Solomon Willard, 1825–1843National Historic Landmark
The hill on which Bunker Hill Monument stands is commonly, and mistakenly, referred to as Bunker Hill. This error began about midnight on June 16, 1775, when 1,000 Revolutionary troops under Colonel Prescott’s command arrived from Cambridge at what they thought to be Bunker Hill and began digging fortifications. Not until dawn could they see their position clearly. Thus, the Battle of Bunker Hill was actually fought on Breed’s Hill, named for the homestead of Ebenezer Breed, who kept a pair of antelope in his yard.
The initial monument was erected by the King Solomon’s Lodge of Charlestown in 1794 in the form of a Tuscan pillar in James Russell’s pasture. A desire to protect and memorialize the site further led to the formation in 1823 of the Bunker Hill Monument Association, which raised money and purchased the land for the monument. The Marquis de Lafayette journeyed from France to lay the cornerstone in 1825, and in 1843 the dedication ceremony took place with U.S. Senator Daniel Webster as orator. A model of the original 1794 monument is displayed inside the obelisk.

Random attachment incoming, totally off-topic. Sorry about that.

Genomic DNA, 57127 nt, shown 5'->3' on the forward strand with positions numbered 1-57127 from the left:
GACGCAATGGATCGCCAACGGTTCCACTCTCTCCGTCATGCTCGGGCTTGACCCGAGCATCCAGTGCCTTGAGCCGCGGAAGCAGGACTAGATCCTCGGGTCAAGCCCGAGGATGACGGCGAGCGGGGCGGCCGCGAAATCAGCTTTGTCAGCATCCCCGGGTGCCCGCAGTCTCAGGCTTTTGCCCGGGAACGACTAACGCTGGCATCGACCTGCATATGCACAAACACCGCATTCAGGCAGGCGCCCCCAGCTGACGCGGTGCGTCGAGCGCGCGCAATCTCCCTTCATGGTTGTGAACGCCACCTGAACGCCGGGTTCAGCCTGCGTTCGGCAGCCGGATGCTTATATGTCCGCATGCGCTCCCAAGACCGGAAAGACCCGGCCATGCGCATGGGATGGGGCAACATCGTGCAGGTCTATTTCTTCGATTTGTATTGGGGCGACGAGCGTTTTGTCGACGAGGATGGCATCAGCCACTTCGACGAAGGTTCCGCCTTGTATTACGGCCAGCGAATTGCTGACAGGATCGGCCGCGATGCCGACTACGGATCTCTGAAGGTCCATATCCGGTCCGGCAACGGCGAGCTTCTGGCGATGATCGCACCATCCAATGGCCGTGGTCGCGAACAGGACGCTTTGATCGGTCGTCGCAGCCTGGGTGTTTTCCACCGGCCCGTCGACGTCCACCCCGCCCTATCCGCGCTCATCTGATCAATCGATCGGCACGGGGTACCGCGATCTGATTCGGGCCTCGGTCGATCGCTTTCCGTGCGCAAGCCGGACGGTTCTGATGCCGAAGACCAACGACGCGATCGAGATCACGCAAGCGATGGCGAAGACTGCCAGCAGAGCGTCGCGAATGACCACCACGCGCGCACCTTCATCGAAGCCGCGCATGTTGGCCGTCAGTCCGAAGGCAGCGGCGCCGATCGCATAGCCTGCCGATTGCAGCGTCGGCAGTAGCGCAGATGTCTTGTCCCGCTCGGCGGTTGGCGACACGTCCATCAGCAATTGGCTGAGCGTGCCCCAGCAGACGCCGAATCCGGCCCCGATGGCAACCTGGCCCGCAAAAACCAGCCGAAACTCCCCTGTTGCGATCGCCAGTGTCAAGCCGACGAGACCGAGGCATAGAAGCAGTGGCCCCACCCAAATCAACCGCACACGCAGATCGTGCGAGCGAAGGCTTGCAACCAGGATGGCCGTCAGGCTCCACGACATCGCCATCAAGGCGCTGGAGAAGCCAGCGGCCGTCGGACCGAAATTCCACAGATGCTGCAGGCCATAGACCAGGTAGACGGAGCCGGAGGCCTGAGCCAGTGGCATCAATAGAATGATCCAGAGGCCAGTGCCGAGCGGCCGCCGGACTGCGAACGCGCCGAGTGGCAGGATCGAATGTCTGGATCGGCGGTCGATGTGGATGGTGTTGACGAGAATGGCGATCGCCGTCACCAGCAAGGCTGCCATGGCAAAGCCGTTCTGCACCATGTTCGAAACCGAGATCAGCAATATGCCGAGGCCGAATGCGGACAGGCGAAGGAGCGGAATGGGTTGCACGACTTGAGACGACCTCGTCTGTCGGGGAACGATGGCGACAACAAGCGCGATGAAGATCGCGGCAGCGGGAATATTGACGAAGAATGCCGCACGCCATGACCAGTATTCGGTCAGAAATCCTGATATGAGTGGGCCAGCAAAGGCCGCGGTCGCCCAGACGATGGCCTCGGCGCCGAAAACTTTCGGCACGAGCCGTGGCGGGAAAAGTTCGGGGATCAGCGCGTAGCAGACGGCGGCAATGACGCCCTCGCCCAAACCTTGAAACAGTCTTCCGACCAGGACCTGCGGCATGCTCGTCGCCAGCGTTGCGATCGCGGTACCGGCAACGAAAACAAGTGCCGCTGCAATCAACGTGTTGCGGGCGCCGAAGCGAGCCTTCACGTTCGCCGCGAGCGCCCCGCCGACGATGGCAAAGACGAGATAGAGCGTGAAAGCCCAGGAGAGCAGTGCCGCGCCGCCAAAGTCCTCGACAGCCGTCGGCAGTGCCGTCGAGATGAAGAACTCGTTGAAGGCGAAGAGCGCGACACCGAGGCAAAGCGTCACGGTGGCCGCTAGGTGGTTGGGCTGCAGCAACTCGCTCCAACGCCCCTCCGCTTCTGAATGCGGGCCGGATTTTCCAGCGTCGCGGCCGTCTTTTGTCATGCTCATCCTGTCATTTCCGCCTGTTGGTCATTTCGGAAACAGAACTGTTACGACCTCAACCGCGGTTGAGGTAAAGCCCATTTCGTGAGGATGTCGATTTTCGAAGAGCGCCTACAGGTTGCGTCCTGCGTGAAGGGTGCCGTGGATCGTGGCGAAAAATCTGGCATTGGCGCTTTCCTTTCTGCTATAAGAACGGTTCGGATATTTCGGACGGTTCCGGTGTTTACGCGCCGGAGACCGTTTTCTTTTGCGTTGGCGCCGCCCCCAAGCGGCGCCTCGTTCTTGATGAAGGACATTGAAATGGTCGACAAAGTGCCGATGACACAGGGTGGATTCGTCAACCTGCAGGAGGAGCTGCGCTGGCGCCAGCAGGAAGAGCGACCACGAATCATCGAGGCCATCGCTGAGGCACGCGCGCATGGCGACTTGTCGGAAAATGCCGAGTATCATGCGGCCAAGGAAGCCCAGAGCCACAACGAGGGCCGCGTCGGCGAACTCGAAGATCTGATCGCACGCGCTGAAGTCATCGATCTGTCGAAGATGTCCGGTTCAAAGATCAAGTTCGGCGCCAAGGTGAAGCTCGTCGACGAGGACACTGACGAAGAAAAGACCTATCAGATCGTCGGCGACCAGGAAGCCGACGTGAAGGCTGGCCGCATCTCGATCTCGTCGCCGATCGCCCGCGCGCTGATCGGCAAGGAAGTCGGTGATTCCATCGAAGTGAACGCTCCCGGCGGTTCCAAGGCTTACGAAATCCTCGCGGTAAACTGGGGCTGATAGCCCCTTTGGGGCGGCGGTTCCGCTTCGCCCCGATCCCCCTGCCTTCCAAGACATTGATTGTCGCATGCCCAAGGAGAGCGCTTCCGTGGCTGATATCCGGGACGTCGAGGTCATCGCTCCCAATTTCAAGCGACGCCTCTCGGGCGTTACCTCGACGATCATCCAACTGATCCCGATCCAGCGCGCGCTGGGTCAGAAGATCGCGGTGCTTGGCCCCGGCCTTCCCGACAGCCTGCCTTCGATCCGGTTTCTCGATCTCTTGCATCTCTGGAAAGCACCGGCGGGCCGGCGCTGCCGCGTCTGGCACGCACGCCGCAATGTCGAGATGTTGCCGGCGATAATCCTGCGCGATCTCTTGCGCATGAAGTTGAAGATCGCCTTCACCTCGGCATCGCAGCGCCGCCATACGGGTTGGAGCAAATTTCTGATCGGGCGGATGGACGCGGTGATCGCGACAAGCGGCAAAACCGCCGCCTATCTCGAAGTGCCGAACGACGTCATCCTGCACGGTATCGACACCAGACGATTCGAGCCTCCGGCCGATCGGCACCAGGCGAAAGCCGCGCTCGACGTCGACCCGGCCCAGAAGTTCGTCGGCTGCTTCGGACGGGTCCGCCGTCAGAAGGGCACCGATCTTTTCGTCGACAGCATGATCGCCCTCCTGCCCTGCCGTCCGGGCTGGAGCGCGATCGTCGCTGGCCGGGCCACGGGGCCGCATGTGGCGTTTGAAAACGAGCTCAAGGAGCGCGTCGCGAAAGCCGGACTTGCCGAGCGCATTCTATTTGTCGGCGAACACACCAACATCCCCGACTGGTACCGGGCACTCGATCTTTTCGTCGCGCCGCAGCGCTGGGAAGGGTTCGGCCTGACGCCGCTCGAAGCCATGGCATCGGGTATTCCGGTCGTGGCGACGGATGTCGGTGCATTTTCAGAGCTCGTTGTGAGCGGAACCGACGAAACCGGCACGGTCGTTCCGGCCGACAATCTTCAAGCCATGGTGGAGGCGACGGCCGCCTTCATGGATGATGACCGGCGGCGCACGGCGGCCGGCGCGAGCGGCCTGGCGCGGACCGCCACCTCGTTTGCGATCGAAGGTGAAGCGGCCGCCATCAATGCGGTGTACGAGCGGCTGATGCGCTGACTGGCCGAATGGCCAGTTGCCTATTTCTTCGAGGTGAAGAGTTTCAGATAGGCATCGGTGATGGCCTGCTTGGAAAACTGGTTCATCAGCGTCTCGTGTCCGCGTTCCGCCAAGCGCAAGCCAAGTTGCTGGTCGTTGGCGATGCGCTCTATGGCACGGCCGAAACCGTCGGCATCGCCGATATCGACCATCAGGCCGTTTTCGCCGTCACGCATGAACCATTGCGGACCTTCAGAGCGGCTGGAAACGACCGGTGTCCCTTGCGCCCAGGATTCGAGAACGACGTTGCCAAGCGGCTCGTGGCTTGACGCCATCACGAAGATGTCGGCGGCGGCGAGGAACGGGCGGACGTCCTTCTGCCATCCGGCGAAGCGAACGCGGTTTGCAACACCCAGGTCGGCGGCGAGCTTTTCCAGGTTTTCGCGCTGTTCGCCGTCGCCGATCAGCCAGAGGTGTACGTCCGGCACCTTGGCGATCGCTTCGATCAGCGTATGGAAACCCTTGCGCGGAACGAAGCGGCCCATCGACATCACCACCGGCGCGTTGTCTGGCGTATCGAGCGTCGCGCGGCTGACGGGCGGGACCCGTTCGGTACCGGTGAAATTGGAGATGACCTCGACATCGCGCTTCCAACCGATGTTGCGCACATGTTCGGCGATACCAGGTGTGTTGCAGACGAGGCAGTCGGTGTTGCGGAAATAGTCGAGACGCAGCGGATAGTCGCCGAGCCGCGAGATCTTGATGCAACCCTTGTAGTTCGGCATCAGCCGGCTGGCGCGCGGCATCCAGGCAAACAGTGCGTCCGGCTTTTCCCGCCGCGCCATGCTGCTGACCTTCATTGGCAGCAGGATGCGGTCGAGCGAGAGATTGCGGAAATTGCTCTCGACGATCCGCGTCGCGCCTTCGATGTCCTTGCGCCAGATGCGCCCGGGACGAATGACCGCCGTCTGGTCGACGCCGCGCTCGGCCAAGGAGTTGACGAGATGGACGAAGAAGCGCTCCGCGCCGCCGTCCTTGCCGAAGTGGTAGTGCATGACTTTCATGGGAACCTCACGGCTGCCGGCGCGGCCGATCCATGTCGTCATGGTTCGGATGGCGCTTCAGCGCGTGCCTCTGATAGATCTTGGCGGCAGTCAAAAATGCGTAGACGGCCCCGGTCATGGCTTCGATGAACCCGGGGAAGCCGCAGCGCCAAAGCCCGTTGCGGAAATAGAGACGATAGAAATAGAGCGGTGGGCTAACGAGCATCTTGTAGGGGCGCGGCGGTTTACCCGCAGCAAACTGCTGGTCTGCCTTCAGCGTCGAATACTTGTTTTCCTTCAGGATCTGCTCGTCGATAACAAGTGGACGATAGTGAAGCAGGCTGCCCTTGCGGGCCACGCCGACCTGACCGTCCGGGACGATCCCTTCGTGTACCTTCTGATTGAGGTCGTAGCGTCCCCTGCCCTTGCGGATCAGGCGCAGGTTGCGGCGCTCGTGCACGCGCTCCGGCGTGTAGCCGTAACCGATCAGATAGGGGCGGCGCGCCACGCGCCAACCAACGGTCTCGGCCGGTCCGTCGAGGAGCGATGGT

Solomon Willard, the monument’s designer, was a diversely talented man highly regarded by his contemporaries. He began as a carpenter, then carved figureheads for ships. From there he went into sculpture, then architecture, followed by work as a scientist, quarry master, and scientific agriculturist. In Washington, D.C., he assisted Charles Bulfinch in his work on the Capitol. Besides designing the Bunker Hill Monument, Willard bought a quarry in Quincy to supply the granite. A special tramway was built to move the slabs from Quincy to Charlestown, a significant engineering achievement for the time. The monument was built by Gridley Bryant, father of architect Gridley J. Fox Bryant.
Today the 220-foot obelisk and the nearby 1881 statue of Colonel William Prescott are the central focus of the square laid out in 1839. Beginning in the 1840s, fine brick row houses for prominent Charlestown citizens were constructed on the four sides of the square park.
Image: © Bruce Martin. All other rights reserved